Portrait d’une négresse, Marie Guillemine Benoist, 1800
The portrait probably represents a person who really existed, though we have no information about her. The artist didn’t give her name, but the model is wearing the headscarf of the maids in the Antilles.
This Black woman is depicted in an unsual way for her condition of domestic, if not slave. The gaze directly facing the viewers, sat on a chair, wrapped in a rich fabric, she occupies the White woman’s place. Her position is similar to many high society lady’s painted by David, such as Madame Récamier’s that David painted the same year.
The painting emphasizes her skin colour, by the contrast with the white sheet and the clear background. But the artist makes her beautiful, while such a subject would have seen as ugly at the end of 18th century.
The painting is indeed audacious, by the way it depicts a Black person and the role assigned to women in art. It also shows that Marie Guillemine Benoist, who lived through the Revolution, was aware of the importance of sex, race, and social class questions when France was entering modernity.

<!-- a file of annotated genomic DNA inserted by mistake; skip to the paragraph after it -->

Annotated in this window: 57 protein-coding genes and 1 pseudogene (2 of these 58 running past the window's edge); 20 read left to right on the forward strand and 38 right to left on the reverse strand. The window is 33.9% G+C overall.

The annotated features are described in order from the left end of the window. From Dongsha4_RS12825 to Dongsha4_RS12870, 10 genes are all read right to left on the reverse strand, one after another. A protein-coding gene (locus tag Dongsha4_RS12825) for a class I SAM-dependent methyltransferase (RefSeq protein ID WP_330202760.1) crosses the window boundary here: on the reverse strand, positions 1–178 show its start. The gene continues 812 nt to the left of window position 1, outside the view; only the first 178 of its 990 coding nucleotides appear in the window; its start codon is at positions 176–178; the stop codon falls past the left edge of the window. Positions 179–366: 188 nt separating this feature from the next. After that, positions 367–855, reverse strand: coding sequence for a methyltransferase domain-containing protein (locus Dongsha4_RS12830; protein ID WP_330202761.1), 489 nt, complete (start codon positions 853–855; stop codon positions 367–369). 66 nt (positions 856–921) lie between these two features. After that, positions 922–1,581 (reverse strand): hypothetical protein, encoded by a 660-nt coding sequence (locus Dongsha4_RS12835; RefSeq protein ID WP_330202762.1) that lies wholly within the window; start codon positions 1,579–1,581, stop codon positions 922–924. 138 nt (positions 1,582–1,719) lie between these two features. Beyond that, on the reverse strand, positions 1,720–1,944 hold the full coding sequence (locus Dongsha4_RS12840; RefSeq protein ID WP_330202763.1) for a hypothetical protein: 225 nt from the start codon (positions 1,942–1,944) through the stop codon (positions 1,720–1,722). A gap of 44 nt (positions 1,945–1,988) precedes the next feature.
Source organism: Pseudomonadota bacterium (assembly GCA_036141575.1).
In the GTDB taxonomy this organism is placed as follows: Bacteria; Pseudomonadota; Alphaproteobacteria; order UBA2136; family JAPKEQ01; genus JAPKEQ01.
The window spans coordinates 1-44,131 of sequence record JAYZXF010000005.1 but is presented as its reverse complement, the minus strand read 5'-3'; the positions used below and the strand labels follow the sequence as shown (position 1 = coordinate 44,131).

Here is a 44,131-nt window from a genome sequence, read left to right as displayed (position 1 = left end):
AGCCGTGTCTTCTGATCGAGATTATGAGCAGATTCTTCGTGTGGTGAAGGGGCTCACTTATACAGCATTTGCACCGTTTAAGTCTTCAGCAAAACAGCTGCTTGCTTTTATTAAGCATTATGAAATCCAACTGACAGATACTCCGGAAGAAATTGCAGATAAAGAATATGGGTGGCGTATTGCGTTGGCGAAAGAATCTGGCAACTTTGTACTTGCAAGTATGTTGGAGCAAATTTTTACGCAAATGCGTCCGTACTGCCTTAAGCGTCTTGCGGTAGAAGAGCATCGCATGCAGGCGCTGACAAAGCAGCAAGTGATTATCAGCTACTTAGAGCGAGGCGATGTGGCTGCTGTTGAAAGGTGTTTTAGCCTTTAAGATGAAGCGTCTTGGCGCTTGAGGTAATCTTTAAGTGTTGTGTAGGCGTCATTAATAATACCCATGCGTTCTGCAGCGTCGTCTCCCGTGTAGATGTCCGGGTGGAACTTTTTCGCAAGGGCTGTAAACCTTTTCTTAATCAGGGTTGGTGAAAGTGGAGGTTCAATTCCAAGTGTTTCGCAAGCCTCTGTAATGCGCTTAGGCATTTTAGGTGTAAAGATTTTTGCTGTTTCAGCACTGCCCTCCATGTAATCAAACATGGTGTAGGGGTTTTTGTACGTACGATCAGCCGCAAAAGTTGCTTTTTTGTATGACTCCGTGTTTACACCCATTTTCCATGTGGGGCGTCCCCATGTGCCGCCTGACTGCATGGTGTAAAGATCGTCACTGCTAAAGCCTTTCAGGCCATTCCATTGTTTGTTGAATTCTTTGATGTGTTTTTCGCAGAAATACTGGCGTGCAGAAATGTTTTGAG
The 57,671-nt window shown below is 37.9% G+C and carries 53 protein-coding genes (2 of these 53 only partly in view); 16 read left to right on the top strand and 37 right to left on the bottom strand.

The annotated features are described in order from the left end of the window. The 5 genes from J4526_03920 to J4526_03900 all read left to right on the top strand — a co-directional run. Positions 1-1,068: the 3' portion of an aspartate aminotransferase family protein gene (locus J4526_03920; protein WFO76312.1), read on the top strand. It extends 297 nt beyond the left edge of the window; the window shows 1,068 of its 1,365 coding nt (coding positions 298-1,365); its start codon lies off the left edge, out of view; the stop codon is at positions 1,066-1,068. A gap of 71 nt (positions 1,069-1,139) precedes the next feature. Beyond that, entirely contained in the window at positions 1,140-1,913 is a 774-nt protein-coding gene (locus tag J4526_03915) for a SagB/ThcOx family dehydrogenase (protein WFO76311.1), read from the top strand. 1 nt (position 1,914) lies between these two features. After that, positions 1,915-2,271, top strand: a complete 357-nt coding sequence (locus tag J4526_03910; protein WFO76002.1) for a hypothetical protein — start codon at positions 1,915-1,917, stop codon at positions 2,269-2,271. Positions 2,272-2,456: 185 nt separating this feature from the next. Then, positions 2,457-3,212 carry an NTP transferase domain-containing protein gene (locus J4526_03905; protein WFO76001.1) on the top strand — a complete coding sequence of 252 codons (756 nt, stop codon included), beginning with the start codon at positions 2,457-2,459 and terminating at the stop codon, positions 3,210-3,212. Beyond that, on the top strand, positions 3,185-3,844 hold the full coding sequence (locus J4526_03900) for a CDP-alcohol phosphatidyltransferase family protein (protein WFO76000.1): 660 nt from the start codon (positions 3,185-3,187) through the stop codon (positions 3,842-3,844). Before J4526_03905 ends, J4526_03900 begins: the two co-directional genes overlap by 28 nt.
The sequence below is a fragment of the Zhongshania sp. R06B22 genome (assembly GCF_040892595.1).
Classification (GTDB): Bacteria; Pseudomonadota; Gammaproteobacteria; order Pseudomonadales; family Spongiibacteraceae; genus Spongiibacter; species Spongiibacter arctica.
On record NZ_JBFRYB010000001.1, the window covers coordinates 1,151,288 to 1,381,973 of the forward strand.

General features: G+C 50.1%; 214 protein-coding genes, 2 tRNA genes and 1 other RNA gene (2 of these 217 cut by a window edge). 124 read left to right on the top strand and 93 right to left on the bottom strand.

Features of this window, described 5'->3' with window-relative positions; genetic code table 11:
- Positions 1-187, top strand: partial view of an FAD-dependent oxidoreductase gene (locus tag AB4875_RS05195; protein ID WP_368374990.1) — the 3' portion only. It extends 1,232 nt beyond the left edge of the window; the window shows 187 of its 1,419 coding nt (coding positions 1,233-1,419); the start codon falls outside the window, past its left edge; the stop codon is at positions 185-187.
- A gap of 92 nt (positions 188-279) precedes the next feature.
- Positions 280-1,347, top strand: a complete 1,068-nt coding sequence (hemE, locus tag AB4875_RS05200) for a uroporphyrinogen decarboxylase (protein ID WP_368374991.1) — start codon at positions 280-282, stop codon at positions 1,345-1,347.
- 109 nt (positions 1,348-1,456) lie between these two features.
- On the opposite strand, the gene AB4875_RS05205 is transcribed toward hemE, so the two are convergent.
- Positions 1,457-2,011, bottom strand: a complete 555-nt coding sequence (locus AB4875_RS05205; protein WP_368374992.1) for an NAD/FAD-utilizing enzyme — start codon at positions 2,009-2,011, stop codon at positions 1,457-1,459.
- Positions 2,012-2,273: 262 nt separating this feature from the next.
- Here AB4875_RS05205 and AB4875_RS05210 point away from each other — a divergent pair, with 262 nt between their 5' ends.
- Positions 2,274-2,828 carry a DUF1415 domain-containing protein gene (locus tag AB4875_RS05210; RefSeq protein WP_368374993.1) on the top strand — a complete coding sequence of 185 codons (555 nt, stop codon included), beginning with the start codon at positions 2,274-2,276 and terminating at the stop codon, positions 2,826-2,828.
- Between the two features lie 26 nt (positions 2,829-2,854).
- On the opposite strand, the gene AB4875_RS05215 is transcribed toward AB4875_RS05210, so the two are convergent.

There is a more developped analysis of the painting, focused on the depiction of race and gender in the painting. You can find it here
It is thought that this woman is a maid from the Caribbean, working for Marie-Guillemine Benoist’s brother-in-law. The blue scarf, the white dress and the red ribbon are a reminder of the french flag, and also remind that, after the french Revolution, french nationality was given to every free Black (april 1792), and esclavagism was abolished (1793-1794).